7. Not Wearing a Seat Belt

While clicking a seat belt is pretty standard practice for most drivers (more than 90% of us use one, according to the National Highway Traffic Safety Administration [NHTSA]) at least 27 million Americans still don’t buckle up. Yet seat belts saved almost 14,000 lives in 2015 alone. And of course, “click it or ticket” is a familiar phrase for a reason. So don’t neglect the seat belt.  It’s important, even if you’re just driving around the corner.

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Thursday, October 29, 2009

Distracted Driving

distracted driving
Distracted Driving
I made some silly driving-related mistakes in my youth, from driving with a suspended license (suspended for ignoring too many speeding tickets) to driving too fast in a snowstorm (I once slid into an embankment at 15 MPH and, despite the moderate speed, still managed to flip the car over, Dukes-of-Hazard style.) Yes, with age comes maturity, experience and wisdom, and that's why insurance premiums get cheaper as we get older.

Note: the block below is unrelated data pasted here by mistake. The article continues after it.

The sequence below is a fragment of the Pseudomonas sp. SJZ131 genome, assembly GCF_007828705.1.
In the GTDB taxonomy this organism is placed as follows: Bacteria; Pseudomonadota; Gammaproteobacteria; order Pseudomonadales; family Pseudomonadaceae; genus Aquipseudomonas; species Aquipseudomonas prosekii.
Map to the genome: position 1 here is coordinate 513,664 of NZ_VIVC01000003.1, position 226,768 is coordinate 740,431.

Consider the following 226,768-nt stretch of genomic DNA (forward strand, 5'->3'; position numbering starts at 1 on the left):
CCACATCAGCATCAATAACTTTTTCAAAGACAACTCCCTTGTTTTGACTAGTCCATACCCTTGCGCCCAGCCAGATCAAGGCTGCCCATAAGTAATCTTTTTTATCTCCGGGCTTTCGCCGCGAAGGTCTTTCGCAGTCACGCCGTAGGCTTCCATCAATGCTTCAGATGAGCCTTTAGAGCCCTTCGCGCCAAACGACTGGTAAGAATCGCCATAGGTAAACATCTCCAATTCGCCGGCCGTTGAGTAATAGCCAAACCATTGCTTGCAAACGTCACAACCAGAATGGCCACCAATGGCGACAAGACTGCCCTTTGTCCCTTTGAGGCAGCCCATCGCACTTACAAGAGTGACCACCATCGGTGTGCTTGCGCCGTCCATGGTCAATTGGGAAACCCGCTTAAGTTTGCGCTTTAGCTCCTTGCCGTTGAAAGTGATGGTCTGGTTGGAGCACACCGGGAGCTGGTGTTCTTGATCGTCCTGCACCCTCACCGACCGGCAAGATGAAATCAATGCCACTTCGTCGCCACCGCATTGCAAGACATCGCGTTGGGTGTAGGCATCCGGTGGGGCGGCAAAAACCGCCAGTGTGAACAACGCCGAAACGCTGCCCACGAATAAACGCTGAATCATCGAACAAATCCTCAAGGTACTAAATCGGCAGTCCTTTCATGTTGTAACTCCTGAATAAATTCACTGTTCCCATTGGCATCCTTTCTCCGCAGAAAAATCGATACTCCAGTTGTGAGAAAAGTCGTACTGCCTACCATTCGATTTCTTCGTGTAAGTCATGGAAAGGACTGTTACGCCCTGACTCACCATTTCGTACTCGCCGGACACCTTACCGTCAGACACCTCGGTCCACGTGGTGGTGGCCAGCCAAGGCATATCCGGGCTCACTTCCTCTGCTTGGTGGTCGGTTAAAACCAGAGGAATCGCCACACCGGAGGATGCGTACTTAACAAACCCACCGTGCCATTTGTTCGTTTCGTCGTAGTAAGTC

I've also learned -- the hard way -- how important it is to stay completely focused on the road at all times, with no exceptions.

About 18 years ago, when I was living in Queens, NY, I got into a minor fender bender which was totally my fault. I was distracted. I was trying to change the radio station on my car stereo, and ended up rear ending a minivan. I had taken my eyes off the road for the briefest of moments, yet it was long enough to precipitate an accident. Thankfully, no one was hurt. The accident would have dinged my driving record, and possibly caused my insurance premium to rise. However, no police report was filed. After pulling over, the driver of the minivan handed me $10 and took off. In my estimation, the driver either:

  1. Had no driver license, or
  2. Had no insurance, or
  3. Was an undocumented resident of the United States (a.k.a. an illegal alien).